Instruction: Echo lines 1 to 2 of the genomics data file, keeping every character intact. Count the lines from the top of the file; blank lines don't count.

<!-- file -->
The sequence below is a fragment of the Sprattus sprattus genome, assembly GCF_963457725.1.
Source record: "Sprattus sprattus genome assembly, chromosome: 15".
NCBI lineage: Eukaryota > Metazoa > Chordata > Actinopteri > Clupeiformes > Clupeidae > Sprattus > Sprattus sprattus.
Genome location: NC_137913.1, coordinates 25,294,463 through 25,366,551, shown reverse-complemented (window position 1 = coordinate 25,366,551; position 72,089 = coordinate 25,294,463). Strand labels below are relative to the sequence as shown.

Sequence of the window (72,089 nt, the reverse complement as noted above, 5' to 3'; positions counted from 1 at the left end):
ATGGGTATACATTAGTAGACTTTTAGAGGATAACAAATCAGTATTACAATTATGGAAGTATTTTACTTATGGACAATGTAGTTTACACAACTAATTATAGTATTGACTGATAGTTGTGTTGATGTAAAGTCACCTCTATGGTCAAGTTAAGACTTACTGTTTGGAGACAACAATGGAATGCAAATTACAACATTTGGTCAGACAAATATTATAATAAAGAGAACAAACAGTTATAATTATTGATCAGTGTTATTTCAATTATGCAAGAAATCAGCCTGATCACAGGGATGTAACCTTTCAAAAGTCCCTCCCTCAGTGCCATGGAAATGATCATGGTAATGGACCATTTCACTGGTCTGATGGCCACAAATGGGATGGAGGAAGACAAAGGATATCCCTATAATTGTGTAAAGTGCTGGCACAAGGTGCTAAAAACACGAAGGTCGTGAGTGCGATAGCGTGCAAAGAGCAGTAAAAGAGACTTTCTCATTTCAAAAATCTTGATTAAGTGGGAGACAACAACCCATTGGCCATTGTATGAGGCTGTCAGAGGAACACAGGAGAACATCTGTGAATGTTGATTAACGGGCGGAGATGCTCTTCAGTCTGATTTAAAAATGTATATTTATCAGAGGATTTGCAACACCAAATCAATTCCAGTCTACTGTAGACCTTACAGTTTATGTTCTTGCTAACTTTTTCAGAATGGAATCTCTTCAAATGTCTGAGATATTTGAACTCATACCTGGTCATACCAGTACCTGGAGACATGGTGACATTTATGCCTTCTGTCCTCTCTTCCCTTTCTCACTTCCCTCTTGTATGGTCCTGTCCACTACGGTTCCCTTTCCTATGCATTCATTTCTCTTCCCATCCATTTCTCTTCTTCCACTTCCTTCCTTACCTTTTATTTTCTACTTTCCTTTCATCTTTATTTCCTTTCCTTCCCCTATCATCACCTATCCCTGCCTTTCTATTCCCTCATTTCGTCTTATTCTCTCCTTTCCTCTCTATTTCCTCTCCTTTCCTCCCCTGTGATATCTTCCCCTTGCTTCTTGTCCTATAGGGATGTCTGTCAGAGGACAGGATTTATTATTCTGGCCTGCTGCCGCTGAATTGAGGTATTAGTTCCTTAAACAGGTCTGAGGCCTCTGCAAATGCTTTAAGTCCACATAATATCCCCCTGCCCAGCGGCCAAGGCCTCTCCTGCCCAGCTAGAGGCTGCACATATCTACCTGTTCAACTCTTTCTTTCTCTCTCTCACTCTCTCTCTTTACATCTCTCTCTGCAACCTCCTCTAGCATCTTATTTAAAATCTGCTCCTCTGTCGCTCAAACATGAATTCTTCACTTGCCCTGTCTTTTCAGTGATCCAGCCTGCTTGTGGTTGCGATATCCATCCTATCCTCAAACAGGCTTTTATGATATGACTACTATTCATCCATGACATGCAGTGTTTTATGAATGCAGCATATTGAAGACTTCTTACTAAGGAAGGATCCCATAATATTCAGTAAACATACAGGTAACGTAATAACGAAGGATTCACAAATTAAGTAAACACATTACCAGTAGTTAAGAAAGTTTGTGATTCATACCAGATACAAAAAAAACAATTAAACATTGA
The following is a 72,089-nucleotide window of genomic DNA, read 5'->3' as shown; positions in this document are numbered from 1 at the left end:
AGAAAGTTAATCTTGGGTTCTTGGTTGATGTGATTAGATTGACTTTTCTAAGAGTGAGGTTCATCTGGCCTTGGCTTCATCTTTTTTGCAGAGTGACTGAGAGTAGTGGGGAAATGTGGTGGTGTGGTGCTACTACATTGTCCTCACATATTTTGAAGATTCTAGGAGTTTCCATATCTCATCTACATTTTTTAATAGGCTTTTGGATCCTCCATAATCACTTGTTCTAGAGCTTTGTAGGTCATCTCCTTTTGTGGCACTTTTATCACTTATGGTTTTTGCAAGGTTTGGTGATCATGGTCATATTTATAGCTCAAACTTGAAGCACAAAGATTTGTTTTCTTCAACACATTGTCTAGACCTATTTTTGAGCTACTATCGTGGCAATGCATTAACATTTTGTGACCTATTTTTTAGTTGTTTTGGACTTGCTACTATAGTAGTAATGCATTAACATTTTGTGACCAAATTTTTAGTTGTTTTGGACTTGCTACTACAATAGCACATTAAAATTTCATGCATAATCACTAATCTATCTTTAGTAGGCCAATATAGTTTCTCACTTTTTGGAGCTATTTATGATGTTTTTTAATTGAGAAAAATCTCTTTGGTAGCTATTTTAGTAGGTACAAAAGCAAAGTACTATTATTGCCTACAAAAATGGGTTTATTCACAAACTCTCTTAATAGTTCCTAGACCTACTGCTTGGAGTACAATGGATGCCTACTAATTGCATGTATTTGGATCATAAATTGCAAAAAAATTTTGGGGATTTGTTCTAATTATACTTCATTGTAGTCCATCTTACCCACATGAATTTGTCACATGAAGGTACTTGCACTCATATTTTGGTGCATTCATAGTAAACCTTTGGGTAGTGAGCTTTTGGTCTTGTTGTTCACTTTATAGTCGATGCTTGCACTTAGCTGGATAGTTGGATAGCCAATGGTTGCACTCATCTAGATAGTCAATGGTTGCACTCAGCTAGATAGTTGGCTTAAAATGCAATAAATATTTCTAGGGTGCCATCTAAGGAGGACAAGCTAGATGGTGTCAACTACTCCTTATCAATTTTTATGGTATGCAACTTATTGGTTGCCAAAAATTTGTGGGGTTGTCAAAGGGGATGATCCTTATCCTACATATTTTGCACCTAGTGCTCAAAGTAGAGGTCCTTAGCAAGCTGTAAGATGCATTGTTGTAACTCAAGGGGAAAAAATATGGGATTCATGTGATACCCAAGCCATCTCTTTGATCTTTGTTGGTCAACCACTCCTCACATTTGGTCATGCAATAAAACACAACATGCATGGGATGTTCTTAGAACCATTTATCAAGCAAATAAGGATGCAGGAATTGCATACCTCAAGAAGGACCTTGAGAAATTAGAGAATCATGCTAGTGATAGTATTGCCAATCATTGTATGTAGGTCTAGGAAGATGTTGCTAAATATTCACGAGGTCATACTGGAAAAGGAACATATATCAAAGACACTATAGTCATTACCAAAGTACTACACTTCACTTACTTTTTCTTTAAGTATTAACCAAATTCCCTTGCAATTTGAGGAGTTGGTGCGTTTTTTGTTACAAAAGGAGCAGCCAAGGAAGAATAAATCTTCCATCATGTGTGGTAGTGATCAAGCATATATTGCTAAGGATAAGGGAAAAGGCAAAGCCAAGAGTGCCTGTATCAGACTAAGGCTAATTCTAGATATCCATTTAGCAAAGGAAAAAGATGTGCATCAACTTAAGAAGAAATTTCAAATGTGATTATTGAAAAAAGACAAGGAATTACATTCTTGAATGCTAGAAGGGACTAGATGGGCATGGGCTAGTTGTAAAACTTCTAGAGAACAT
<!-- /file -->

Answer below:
The sequence below is a fragment of the Sprattus sprattus genome, assembly GCF_963457725.1.
Source record: "Sprattus sprattus genome assembly, chromosome: 15".